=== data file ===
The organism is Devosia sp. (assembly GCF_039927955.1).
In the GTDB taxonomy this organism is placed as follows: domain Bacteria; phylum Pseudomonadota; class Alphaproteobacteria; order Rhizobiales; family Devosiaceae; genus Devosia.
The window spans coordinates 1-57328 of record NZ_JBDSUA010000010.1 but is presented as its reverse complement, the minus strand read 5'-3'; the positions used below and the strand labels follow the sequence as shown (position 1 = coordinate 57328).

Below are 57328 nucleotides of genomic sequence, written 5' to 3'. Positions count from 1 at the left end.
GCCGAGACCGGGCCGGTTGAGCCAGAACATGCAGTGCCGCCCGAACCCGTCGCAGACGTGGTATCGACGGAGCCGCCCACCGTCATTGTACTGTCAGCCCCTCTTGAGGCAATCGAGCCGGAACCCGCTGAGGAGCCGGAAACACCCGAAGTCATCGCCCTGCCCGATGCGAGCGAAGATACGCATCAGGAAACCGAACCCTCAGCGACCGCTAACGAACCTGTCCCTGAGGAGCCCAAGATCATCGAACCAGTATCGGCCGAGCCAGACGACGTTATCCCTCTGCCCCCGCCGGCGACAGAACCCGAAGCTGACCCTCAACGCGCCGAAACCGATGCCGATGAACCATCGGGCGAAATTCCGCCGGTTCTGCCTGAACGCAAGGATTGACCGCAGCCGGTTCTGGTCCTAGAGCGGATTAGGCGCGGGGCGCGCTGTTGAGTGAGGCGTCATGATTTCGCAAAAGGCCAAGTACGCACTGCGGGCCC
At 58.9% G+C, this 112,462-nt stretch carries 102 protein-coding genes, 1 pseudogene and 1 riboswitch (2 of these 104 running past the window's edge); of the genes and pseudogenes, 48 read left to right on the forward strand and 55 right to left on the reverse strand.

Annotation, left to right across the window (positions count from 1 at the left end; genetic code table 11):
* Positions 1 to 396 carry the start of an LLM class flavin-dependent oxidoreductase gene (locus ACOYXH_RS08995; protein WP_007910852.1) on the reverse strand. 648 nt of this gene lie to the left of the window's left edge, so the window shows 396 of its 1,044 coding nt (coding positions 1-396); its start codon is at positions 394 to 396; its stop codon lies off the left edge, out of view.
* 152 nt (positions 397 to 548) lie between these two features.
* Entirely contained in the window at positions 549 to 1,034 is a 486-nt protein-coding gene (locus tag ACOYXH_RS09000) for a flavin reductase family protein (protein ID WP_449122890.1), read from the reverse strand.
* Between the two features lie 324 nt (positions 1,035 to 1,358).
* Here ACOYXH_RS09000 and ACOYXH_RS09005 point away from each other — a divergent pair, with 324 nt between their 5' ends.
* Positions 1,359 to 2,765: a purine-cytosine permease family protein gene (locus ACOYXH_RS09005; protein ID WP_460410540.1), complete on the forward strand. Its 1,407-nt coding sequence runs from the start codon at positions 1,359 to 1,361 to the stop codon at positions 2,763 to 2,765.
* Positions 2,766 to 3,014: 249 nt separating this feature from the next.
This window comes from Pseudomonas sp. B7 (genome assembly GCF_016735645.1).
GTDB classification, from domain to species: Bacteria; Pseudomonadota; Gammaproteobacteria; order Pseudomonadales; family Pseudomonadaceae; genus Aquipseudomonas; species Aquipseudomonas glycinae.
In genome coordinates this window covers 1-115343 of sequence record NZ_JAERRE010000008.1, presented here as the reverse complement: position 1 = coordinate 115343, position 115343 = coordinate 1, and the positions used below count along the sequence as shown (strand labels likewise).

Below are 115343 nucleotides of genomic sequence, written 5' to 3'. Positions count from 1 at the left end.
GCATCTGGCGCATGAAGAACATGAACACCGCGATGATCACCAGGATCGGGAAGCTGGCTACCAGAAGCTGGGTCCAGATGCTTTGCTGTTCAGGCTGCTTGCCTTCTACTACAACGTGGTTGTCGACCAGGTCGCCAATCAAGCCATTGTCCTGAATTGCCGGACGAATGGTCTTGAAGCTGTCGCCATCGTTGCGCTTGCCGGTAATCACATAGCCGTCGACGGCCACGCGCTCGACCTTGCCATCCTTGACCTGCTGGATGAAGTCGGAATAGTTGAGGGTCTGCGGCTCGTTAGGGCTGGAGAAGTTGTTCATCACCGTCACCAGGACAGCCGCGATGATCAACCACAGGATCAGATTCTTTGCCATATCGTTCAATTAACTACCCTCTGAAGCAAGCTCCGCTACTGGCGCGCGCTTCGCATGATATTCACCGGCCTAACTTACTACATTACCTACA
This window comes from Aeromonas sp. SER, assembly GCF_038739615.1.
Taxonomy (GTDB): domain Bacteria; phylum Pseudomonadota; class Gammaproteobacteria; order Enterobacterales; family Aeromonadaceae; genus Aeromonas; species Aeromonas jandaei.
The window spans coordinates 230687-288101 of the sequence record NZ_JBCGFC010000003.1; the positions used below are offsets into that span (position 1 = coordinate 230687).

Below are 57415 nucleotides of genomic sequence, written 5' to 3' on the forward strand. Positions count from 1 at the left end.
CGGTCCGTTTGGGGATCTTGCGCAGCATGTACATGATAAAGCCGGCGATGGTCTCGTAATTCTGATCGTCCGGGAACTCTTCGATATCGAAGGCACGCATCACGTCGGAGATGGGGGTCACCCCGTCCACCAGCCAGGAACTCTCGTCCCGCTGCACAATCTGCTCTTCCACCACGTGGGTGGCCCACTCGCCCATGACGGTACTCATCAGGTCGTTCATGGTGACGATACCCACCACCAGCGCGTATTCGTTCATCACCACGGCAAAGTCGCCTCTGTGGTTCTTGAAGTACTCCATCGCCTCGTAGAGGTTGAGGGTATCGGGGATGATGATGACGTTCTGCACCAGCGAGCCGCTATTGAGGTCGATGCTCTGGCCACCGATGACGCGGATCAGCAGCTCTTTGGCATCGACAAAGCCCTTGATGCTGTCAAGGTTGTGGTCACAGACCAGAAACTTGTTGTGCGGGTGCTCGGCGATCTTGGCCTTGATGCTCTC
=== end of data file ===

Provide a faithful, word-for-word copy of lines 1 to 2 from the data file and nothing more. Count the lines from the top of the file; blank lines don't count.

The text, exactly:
The organism is Devosia sp. (assembly GCF_039927955.1).
In the GTDB taxonomy this organism is placed as follows: domain Bacteria; phylum Pseudomonadota; class Alphaproteobacteria; order Rhizobiales; family Devosiaceae; genus Devosia.